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'American Literature: Fiction and Drama' Previous Question- (2013-2017) with Answer

American Literature Fiction and Drama

Subject Code:  241111


American literature, encompassing fiction and drama, reflects the diverse and dynamic history, culture, and identity of the United States. The development of American literature can be traced through various periods, each marked by distinct themes, styles, and voices.

Colonial and Early American Literature (1600-1800):

  • Puritan Literature: Early American literature was heavily influenced by Puritan values and religious beliefs. Notable works include sermons, diaries, and religious poetry.
  • Captivity Narratives: Narratives like Mary Rowlandson's "A Narrative of the Captivity and Restoration of Mrs. Mary Rowlandson" depicted the experiences of colonists captured by Native Americans.
  • Revolutionary Literature: During the American Revolution, political pamphlets and writings by figures like Thomas Paine ("Common Sense") played a crucial role in shaping public opinion.

Romanticism (1800-1860):

  • Transcendentalism: Writers like Ralph Waldo Emerson and Henry David Thoreau explored the transcendentalist philosophy, emphasizing individualism, nature, and self-reliance.
  • Gothic Fiction: Edgar Allan Poe, a master of the macabre and the short story, emerged as a prominent figure during this period.

Realism and Naturalism (1865-1914):

  • Realism: Authors like Mark Twain ("The Adventures of Huckleberry Finn") and Henry James depicted ordinary life with a focus on accurate representation.
  • Naturalism: Influenced by Darwinian ideas, writers such as Stephen Crane and Frank Norris examined the impact of environment and heredity on characters.

Harlem Renaissance (1918-1937):

  • African American Literature: This cultural and artistic movement celebrated the contributions of African Americans to literature, music, and art. Langston Hughes, Zora Neale Hurston, and Claude McKay were key figures.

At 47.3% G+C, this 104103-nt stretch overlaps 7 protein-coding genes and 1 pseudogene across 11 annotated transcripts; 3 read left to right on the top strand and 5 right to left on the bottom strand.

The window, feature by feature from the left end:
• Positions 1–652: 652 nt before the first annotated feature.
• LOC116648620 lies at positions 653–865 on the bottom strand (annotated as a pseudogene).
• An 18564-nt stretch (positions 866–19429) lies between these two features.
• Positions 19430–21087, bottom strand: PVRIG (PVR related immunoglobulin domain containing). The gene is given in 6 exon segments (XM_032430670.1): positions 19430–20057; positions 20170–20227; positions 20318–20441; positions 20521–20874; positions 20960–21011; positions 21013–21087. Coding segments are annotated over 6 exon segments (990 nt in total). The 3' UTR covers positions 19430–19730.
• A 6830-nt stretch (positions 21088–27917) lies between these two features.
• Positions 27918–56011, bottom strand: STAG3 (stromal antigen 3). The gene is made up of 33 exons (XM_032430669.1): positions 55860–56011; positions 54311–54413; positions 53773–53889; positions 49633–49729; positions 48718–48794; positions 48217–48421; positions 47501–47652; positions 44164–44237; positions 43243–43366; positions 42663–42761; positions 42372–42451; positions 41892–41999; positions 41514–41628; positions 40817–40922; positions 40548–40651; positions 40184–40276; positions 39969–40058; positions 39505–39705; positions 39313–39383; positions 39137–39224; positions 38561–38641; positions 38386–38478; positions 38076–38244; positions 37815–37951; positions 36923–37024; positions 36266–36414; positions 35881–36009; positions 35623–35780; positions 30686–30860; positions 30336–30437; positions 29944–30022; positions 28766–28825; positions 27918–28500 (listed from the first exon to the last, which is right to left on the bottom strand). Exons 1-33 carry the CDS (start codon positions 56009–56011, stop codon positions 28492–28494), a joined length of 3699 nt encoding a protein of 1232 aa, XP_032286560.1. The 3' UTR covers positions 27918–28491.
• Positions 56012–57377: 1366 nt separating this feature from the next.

Modernism (1914-1945):

  • Lost Generation: Writers like F. Scott Fitzgerald ("The Great Gatsby") and Ernest Hemingway ("A Farewell to Arms") explored the disillusionment and trauma following World War I.
  • Southern Renaissance: Southern writers like William Faulkner and Flannery O'Connor examined the complexities of the Southern experience.

Post-World War II and Contemporary Literature:

  • Beat Generation: Writers like Jack Kerouac and Allen Ginsberg rebelled against societal norms and explored spirituality and spontaneity.
  • Postmodernism: Authors like Thomas Pynchon and Don DeLillo challenged traditional narrative structures and questioned the nature of reality.
  • Multicultural Literature: With the rise of multiculturalism, authors like Toni Morrison and Sandra Cisneros explored the experiences of different ethnic groups.

American Drama:

  • Early Drama: In the 18th and 19th centuries, American drama was dominated by melodramas and patriotic plays.
  • 20th Century: Playwrights like Tennessee Williams ("A Streetcar Named Desire"), Arthur Miller ("Death of a Salesman"), and August Wilson ("Fences") explored social issues and the human condition.
  • Contemporary Drama: Playwrights such as Suzan-Lori Parks and David Mamet continue to address contemporary social, political, and personal themes.

Notable Themes:

  • American Dream: Many works explore the concept of the American Dream, its promises, and its failures.
  • Identity and Diversity: Literature grapples with issues of race, ethnicity, gender, and the evolving definition of what it means to be American.
  • Social Critique: Authors use fiction and drama to critique societal norms, injustices, and the impact of historical events on individuals.

In conclusion, American literature, including fiction and drama, is a rich tapestry that reflects the nation's evolution, diverse voices, and ongoing exploration of its identity and values.